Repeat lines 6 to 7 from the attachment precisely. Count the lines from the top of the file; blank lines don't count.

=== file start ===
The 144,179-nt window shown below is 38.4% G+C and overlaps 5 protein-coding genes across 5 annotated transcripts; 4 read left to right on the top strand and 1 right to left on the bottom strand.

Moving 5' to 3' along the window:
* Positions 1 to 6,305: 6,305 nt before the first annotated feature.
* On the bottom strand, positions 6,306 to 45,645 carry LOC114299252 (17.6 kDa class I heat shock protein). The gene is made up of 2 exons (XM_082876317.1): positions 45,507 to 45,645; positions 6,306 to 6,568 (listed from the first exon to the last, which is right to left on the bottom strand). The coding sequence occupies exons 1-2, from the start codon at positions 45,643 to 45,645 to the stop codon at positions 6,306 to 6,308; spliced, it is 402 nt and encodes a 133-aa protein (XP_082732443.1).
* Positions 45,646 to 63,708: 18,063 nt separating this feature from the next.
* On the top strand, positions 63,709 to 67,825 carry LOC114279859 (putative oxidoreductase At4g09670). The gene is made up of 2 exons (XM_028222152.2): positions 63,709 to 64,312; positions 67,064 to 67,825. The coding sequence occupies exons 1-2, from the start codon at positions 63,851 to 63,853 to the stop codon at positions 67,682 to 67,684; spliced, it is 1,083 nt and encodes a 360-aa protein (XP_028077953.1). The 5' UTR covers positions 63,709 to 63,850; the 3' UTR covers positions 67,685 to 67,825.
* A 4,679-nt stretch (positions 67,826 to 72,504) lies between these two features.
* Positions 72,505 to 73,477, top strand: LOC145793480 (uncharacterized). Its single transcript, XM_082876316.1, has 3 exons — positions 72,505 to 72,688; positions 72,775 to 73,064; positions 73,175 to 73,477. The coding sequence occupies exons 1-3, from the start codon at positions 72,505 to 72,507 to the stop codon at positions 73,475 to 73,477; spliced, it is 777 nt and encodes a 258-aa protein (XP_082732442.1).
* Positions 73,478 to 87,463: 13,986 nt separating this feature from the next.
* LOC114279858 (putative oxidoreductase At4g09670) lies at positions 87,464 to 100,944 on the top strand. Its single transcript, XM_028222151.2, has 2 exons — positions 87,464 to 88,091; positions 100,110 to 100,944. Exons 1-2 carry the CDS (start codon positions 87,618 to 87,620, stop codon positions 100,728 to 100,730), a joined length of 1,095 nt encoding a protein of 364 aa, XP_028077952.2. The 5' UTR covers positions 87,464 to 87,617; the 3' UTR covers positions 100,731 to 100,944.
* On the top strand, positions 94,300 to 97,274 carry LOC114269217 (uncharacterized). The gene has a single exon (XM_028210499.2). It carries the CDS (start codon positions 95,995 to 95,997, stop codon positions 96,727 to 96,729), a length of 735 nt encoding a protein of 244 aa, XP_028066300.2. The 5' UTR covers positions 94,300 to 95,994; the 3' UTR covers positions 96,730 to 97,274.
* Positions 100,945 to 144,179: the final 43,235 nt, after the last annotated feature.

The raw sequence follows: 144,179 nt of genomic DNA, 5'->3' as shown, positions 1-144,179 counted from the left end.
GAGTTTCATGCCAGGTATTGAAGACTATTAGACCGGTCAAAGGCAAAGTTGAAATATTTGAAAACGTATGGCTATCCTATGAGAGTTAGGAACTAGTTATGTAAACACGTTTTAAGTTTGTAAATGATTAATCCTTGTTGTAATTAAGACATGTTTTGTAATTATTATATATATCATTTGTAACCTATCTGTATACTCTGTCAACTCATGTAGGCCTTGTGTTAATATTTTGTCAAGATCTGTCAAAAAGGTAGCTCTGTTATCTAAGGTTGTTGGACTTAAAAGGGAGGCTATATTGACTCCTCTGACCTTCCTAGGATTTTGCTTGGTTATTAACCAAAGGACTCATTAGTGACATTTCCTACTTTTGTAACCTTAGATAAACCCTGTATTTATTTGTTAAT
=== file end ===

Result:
* On the top strand, positions 63,709 to 67,825 carry LOC114279859 (putative oxidoreductase At4g09670). The gene is made up of 2 exons (XM_028222152.2): positions 63,709 to 64,312; positions 67,064 to 67,825. The coding sequence occupies exons 1-2, from the start codon at positions 63,851 to 63,853 to the stop codon at positions 67,682 to 67,684; spliced, it is 1,083 nt and encodes a 360-aa protein (XP_028077953.1). The 5' UTR covers positions 63,709 to 63,850; the 3' UTR covers positions 67,685 to 67,825.
* A 4,679-nt stretch (positions 67,826 to 72,504) lies between these two features.